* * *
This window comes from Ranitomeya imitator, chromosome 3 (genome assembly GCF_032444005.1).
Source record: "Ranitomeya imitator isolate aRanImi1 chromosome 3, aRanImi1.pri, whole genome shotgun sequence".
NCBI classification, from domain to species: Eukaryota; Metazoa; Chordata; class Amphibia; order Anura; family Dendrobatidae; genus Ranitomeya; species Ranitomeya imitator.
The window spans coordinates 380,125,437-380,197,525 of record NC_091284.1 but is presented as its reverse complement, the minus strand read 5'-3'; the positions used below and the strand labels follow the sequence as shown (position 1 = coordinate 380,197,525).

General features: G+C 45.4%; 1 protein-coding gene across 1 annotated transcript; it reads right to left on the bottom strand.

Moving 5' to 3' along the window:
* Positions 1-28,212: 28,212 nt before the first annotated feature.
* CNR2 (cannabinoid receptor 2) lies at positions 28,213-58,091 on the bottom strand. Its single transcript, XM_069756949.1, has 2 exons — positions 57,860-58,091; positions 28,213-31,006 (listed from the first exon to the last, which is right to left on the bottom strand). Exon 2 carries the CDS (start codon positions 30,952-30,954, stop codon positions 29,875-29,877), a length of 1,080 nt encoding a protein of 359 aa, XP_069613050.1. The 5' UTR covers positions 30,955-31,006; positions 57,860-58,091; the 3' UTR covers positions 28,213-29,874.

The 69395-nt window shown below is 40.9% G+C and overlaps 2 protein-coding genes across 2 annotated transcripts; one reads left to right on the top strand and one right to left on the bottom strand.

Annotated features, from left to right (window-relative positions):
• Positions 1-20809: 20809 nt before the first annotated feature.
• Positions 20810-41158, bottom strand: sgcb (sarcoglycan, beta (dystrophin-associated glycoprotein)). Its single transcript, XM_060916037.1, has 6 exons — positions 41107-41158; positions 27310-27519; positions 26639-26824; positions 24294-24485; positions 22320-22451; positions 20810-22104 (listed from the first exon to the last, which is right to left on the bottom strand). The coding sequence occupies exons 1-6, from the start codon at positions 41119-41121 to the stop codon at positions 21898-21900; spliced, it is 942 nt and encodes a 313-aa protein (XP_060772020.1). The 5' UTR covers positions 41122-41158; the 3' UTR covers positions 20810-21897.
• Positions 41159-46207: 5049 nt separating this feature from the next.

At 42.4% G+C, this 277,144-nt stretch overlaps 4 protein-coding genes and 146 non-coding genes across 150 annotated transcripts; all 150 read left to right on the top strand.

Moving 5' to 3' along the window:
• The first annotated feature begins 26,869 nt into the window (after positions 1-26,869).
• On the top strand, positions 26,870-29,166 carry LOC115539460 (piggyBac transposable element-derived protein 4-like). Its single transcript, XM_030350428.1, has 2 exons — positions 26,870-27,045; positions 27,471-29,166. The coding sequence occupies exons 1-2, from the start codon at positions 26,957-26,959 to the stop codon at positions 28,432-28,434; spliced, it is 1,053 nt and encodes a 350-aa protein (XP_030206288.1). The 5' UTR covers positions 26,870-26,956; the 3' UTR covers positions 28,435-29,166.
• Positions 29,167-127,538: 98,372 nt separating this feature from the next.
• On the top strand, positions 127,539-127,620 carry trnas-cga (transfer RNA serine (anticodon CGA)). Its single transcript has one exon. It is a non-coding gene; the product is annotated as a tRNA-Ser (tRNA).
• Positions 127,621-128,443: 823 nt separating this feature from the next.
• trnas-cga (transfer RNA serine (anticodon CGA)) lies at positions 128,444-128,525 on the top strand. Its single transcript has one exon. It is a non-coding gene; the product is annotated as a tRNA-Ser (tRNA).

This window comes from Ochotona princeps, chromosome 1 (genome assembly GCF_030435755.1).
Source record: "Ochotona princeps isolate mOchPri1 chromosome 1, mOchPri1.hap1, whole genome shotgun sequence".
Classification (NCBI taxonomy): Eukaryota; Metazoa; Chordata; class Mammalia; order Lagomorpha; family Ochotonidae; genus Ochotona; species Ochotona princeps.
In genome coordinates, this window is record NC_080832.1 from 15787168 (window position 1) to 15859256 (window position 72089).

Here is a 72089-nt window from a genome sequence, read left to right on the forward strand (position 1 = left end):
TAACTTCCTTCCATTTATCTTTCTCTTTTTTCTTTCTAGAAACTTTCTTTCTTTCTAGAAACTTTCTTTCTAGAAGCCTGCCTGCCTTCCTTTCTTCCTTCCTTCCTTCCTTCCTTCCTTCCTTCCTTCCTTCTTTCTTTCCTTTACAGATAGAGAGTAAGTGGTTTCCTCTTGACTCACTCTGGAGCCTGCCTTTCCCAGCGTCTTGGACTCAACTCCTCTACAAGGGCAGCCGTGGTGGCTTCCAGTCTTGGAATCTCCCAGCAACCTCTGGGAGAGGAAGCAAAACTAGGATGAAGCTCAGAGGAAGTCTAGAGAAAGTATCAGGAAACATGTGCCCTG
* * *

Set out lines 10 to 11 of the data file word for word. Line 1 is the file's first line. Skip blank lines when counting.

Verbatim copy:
Annotated features, from left to right (window-relative positions):
• Positions 1-20809: 20809 nt before the first annotated feature.